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Times and locations change from one statement to the next, and eventually, the judge starts talking to a woman in the gallery who Caramagno said was his girlfriend. Except she was actually just a woman he picked up at the bar literally right before his late trial. Everything comes crashing down when the judge makes him take a breathalyzer test and determines that he's more alcoholic than a Tom Collins. Give Caramagno credit, though, he tries to claim it's simply residual booze from the night before. This did not work. His client got a mistrial, and we got 30 minutes of a drunk dude trying to craft a bucket full of lies. Allegedly.

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Related: 5 Realities Of US Courts They Don't Show On Law And Order

4
They're Not Above The Occasional Fistfight

The whole reason we need lawyers is so that we don't have to resolve every dispute by punching the s**t out of each other. So it would seem like one of the most important qualities in an attorney is an ability to resist just whaling on somebody who disagrees with them. Not all of them possess this ability.

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How else can you explain Toronto attorney Julia Ranieri, who straight up clocked a client and knocked her ass into a potted plant after a dispute about fees? And she stayed in that f****n' plant until someone rescued her from it. Imagine being trounced into a shrub so badly that you just have to wait for someone to pluck you out. And then you can't even call your lawyer to complain, because your lawyer's the one who shrubbed you. (Ranieri later insisted the client started it, which I'm not going to dispute, because I don't want paramedics to have to fish my ass out of a bush later.)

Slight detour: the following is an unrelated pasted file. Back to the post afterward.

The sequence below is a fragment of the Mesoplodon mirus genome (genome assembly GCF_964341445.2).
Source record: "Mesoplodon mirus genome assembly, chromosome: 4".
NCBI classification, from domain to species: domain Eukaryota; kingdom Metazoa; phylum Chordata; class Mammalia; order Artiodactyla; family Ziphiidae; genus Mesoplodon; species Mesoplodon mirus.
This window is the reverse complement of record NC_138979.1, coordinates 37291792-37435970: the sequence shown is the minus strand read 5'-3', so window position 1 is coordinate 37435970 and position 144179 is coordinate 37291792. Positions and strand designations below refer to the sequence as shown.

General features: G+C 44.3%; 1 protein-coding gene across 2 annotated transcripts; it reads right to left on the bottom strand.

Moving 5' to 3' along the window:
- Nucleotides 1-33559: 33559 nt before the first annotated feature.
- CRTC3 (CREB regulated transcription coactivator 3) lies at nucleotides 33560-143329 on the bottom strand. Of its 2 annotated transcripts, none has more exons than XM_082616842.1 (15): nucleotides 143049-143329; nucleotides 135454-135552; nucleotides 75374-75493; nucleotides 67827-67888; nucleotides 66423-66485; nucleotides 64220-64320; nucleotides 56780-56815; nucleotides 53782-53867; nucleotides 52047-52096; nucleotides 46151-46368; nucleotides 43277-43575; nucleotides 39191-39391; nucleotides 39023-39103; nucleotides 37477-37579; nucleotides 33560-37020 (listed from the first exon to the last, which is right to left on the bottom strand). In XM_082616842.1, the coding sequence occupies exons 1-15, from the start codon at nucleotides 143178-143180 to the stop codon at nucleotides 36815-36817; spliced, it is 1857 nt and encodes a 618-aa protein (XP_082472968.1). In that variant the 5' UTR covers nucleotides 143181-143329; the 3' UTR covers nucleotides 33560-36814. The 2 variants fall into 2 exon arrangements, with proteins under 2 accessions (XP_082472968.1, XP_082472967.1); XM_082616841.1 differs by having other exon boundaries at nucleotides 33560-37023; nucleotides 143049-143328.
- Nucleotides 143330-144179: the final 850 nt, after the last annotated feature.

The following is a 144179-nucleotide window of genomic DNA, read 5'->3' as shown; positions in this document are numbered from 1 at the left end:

"The other guy started it" defense is less plausible when the punchee is an other attorney. For example, in 2004, a Seattle defense attorney punched a prosecutor right in the damned courtroom after the two disagreed about a plea deal. This resulted in the puncher getting 60 days of ... not being able to practice law? Plus anger management? Huh, that almost seems worth it.